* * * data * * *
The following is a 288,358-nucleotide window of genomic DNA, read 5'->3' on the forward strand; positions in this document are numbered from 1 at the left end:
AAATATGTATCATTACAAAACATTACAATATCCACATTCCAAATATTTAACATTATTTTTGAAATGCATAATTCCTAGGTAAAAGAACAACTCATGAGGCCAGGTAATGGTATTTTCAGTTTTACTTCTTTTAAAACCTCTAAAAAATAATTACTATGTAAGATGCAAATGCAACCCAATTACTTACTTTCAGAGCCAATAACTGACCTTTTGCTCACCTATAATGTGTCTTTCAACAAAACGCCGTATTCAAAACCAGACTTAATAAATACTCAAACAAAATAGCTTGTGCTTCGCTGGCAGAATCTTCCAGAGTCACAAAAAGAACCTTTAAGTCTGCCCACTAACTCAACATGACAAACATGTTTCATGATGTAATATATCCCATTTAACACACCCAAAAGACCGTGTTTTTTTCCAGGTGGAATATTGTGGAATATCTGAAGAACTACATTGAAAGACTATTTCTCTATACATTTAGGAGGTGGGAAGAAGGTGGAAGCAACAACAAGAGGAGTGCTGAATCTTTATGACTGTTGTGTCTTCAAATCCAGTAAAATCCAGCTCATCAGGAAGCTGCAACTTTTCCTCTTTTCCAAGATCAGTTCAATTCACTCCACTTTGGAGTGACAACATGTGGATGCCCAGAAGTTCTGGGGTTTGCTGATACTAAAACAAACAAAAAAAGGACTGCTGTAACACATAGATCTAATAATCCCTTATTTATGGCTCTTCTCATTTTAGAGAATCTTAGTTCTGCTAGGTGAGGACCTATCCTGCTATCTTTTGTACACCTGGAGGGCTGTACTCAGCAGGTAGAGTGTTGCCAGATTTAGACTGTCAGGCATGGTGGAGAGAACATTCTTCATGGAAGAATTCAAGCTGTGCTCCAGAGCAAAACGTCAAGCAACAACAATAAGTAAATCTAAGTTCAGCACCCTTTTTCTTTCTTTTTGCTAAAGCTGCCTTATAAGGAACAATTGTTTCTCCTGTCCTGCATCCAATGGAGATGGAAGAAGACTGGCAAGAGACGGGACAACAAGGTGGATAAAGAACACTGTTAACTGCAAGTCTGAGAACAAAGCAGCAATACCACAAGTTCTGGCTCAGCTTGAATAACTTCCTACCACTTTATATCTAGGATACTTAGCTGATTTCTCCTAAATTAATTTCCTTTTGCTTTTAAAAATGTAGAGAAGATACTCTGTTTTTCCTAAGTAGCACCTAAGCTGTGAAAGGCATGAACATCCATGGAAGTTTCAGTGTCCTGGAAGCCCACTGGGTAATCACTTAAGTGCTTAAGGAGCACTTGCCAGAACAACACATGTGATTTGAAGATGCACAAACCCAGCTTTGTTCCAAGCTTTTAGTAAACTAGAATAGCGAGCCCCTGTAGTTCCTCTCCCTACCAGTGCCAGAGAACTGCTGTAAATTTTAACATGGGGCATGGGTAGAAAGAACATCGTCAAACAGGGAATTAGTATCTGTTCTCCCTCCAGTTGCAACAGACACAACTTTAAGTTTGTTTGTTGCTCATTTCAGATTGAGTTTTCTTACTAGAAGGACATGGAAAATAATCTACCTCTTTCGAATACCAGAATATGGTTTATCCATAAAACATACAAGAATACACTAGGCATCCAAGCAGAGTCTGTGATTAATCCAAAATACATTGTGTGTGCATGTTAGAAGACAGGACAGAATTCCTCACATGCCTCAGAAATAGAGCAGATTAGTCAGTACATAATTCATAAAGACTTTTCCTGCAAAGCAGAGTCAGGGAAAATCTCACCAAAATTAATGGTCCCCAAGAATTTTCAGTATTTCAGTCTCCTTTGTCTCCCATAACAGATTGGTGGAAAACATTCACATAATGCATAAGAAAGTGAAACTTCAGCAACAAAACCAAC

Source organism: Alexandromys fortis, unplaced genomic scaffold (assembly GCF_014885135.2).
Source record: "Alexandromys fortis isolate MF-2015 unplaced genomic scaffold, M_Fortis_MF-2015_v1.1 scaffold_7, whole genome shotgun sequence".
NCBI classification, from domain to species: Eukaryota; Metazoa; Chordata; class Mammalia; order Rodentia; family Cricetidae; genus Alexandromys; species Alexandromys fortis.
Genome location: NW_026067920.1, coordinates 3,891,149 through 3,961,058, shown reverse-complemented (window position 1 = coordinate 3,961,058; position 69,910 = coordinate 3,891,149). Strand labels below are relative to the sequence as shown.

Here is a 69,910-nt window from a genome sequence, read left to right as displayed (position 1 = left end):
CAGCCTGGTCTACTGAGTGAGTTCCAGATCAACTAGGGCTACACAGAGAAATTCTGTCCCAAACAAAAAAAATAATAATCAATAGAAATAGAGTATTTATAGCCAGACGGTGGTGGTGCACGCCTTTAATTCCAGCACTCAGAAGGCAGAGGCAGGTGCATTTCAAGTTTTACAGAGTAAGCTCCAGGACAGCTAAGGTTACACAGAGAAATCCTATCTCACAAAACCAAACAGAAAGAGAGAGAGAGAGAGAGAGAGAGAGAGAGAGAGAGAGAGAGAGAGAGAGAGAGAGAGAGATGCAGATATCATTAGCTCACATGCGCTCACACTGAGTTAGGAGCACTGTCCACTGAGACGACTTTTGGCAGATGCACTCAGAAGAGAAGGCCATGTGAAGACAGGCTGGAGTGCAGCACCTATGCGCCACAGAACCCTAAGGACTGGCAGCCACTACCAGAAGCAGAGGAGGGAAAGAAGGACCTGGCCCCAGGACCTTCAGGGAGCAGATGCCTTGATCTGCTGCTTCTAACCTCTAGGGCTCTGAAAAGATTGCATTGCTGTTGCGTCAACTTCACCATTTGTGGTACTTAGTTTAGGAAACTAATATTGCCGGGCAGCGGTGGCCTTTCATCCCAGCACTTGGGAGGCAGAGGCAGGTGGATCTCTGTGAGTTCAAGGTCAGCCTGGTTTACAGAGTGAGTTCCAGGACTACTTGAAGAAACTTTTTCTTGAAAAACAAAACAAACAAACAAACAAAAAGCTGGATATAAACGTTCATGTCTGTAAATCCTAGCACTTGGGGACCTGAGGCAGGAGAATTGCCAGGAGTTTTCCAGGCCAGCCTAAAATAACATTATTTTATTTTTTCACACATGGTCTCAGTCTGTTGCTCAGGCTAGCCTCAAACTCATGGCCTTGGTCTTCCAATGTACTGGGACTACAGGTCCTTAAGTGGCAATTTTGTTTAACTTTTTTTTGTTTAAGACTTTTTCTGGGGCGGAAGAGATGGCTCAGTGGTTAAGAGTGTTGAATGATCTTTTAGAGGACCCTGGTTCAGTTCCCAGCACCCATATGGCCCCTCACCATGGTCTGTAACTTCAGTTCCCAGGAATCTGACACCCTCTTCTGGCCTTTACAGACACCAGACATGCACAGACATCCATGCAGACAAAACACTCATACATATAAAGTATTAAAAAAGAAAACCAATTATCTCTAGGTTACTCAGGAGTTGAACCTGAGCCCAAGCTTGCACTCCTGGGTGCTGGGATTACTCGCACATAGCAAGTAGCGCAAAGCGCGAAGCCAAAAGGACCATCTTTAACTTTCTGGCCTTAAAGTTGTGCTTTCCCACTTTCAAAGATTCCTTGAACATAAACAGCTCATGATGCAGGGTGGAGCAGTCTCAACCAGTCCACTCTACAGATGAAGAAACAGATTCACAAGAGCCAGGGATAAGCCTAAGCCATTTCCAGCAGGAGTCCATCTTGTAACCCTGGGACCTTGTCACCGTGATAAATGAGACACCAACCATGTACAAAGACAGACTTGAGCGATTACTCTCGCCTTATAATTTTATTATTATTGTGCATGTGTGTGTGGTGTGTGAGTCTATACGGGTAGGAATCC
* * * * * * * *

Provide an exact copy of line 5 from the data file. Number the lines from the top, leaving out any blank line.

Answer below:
NCBI classification, from domain to species: Eukaryota; Metazoa; Chordata; class Mammalia; order Rodentia; family Cricetidae; genus Alexandromys; species Alexandromys fortis.